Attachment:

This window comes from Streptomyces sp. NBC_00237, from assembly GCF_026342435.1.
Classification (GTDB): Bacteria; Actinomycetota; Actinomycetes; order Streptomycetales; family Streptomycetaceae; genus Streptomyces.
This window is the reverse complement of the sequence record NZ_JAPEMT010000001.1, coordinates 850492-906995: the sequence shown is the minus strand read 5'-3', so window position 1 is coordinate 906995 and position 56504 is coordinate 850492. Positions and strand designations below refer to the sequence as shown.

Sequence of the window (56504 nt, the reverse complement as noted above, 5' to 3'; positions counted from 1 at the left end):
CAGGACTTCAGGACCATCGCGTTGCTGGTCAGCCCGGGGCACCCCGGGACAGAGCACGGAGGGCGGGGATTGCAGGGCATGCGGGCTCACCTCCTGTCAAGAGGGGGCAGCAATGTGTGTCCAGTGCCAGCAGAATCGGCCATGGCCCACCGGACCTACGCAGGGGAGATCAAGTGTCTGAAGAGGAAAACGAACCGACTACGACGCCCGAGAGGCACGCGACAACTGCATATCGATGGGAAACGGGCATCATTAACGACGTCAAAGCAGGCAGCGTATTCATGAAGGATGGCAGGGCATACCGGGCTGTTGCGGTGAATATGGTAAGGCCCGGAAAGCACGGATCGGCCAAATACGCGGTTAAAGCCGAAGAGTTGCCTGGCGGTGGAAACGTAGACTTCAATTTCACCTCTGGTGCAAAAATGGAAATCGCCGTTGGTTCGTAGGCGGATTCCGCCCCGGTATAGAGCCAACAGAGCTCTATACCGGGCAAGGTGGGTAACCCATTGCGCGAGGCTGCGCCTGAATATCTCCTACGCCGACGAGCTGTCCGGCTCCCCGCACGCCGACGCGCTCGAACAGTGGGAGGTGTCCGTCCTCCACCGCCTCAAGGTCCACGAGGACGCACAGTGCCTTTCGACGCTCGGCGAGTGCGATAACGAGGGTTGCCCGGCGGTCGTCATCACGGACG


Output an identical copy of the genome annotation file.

This window comes from Streptomyces sp. NBC_00237, from assembly GCF_026342435.1.
Classification (GTDB): Bacteria; Actinomycetota; Actinomycetes; order Streptomycetales; family Streptomycetaceae; genus Streptomyces.
This window is the reverse complement of the sequence record NZ_JAPEMT010000001.1, coordinates 850492-906995: the sequence shown is the minus strand read 5'-3', so window position 1 is coordinate 906995 and position 56504 is coordinate 850492. Positions and strand designations below refer to the sequence as shown.

Sequence of the window (56504 nt, the reverse complement as noted above, 5' to 3'; positions counted from 1 at the left end):
CAGGACTTCAGGACCATCGCGTTGCTGGTCAGCCCGGGGCACCCCGGGACAGAGCACGGAGGGCGGGGATTGCAGGGCATGCGGGCTCACCTCCTGTCAAGAGGGGGCAGCAATGTGTGTCCAGTGCCAGCAGAATCGGCCATGGCCCACCGGACCTACGCAGGGGAGATCAAGTGTCTGAAGAGGAAAACGAACCGACTACGACGCCCGAGAGGCACGCGACAACTGCATATCGATGGGAAACGGGCATCATTAACGACGTCAAAGCAGGCAGCGTATTCATGAAGGATGGCAGGGCATACCGGGCTGTTGCGGTGAATATGGTAAGGCCCGGAAAGCACGGATCGGCCAAATACGCGGTTAAAGCCGAAGAGTTGCCTGGCGGTGGAAACGTAGACTTCAATTTCACCTCTGGTGCAAAAATGGAAATCGCCGTTGGTTCGTAGGCGGATTCCGCCCCGGTATAGAGCCAACAGAGCTCTATACCGGGCAAGGTGGGTAACCCATTGCGCGAGGCTGCGCCTGAATATCTCCTACGCCGACGAGCTGTCCGGCTCCCCGCACGCCGACGCGCTCGAACAGTGGGAGGTGTCCGTCCTCCACCGCCTCAAGGTCCACGAGGACGCACAGTGCCTTTCGACGCTCGGCGAGTGCGATAACGAGGGTTGCCCGGCGGTCGTCATCACGGACG